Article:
Here's another phrase you're going to hear a lot for the next 10 months: Initiated Measure 24.

That's the issue that is going to be on your ballot in November that -- if approved -- would ban out-of-state contributions to citizen-initiated campaigns.

The proposal was forwarded by Speaker of the House Mark Mickelson of Sioux Falls. Secretary of State Shantel Krebs said Thursday the initiative had enough signatures to get on the ballot. This is from a story from The Associated Press:

(Mickelson) said it’s necessary to preserve the ballot measure process for state residents and to prevent “out-of-state liberal political groups and business interests from using South Dakota as their playground for their ideas.” “All we’re asking for is the people live under the laws that they advocate for,” Mickelson said.

I don’t understand Speaker Mickelson’s end game with this initiative. It’s so clearly a restriction of political speech that it’s impossible to believe that he sees it as actual policy, but rather some sort of shot across the bow of progressives who have increasingly turned to the ballot box for occasional victories.

It’s so bad, that even the attorney general’s explanation says the measure's constitutionality is likely to be challenged.

What is perhaps more concerning however, is Speaker Mickelson’s targeting of “out-of-state liberal groups.” First of all, you shouldn’t alter the ballot process based on political philosophical leanings.

Second, it’s not particularly true. I don’t know that Marcy’s Law – which purported to be a crime victim protection measure – is politically based. It was the passion of a California billionaire. Is he liberal? I have no idea. But I do know that the problems that have been created in its wake are disliked by people of all stripes. So I don’t get that.

Then there’s Initiated Measure 22, which the Legislature gutted, after the people approved it in 2016. Yes, there are national interests behind, which was involved. But there were -- still are -- legion South Dakotans involved. Yes, many of them are liberals. But there are moderates involved as well. When did it become undesirable to express a range of ideas in a working democracy? The answer is that it didn’t.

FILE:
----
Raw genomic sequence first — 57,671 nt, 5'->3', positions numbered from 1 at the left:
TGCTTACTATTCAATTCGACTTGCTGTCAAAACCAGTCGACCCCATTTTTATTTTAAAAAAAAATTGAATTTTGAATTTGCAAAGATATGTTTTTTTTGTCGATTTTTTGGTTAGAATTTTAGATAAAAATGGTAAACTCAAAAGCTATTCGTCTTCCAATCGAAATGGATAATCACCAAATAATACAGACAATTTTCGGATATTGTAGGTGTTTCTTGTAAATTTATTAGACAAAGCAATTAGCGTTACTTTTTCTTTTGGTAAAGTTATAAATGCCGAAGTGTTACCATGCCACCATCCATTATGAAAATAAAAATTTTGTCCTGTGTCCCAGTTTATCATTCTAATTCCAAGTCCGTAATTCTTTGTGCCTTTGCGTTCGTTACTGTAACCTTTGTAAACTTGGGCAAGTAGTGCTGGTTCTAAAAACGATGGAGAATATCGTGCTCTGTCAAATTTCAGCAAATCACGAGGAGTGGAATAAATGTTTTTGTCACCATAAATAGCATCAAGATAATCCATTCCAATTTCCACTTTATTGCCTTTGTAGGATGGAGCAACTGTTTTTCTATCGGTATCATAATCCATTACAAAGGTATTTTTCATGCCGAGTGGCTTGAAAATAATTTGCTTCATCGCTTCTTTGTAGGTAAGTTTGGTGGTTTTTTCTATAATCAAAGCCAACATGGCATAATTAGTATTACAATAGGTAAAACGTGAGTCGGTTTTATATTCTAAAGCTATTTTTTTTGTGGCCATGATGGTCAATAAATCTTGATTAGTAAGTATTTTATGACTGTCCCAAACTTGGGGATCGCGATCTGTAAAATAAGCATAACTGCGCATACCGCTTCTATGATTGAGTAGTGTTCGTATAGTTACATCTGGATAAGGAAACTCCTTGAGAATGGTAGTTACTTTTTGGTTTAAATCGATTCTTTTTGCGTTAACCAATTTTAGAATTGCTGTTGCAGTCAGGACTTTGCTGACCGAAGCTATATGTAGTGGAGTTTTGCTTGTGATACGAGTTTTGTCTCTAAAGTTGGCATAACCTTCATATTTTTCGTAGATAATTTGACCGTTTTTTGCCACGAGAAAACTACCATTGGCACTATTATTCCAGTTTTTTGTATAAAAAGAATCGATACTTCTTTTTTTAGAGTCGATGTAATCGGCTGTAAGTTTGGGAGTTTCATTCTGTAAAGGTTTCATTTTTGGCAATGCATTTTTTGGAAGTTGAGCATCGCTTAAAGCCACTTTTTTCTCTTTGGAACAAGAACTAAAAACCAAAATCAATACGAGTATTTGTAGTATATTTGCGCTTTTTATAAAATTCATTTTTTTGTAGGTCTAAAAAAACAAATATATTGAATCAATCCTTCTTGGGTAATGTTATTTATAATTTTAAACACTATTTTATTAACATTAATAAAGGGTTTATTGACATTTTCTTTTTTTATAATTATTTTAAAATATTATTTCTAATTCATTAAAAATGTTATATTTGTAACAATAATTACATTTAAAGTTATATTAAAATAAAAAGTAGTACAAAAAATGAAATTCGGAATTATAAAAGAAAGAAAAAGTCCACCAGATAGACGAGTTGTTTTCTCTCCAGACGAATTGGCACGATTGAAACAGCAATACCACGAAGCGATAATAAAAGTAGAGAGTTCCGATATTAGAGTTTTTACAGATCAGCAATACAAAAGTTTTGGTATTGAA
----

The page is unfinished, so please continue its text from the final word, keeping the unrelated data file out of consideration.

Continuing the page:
Yet, South Dakota has only a fleeting familiarity with wide-ranging political discourse. IM 24 is evidence of that.

Surely the speaker isn’t suggesting more restrictive caps on campaign spending. If that’s what he believes, he should have supported IM22, because that’s one of things it would have done.

As I’ve said many times, arbitrary caps on political contributions don’t solve anything, whether that’s from the liberals of the late IM22 – now the proposed Constitutional Amendment W -- or the entrenched Republican patriarchy behind Initiated Measure 24.

This is just bad policy, intended to curb the political influence of people with whom the speaker disagrees. This is not clear-eyed thinking based on the public interest, rather it is self-interest clothed in xenophobia.

Disclaimer: The views and opinions expressed in this article are solely those of the author and do not necessarily reflect the official policy or position of Results Radio, Townsquare Media, its staff, contributors, affiliates or advertisers.

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